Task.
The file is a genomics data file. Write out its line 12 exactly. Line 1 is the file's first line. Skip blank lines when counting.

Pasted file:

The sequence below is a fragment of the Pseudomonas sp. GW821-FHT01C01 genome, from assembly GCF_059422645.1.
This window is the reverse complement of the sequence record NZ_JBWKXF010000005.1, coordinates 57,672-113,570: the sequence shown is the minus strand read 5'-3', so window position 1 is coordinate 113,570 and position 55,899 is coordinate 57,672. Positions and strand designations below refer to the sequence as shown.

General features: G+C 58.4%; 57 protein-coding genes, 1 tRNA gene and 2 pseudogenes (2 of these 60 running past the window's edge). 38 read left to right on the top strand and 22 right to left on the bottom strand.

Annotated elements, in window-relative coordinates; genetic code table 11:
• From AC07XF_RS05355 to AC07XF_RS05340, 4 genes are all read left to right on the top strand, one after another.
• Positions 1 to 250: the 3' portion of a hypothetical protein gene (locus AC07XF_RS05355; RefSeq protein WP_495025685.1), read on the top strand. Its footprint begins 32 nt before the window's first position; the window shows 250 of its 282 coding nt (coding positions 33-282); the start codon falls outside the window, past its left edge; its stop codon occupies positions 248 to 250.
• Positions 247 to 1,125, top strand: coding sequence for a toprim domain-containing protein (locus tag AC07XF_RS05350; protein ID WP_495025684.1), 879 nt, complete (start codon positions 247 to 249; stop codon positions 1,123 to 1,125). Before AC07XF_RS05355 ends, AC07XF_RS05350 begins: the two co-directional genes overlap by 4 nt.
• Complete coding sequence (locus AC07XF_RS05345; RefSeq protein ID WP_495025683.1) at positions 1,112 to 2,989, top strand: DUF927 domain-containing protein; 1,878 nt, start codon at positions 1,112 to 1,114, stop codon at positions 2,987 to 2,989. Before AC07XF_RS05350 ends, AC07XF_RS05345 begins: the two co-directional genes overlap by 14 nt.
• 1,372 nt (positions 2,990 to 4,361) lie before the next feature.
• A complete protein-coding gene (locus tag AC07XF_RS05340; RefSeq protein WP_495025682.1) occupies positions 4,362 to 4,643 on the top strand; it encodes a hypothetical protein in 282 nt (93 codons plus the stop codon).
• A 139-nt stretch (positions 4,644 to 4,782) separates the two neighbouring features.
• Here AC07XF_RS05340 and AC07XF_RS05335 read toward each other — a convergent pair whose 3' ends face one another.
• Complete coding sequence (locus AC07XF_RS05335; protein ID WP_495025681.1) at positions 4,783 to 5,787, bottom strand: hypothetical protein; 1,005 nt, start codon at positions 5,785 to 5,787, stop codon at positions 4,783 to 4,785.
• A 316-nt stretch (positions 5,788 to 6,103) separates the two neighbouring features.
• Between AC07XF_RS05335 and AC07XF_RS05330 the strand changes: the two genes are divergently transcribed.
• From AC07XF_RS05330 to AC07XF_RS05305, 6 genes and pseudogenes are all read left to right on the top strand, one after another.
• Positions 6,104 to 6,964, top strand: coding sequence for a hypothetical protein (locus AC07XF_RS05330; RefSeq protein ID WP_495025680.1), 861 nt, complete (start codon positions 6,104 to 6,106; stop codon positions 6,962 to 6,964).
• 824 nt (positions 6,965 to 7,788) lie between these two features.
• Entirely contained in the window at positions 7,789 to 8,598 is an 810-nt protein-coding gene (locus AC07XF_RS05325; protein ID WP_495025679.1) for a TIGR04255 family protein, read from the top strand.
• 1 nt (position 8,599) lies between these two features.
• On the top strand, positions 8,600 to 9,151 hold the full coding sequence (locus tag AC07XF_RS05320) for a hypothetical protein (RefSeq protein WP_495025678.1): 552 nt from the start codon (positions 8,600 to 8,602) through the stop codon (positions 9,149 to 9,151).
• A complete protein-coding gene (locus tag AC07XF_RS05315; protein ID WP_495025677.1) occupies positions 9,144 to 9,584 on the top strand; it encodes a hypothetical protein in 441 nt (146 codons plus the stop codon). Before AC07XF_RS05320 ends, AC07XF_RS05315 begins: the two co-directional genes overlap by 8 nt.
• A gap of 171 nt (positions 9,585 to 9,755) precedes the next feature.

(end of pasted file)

• Here AC07XF_RS05340 and AC07XF_RS05335 read toward each other — a convergent pair whose 3' ends face one another.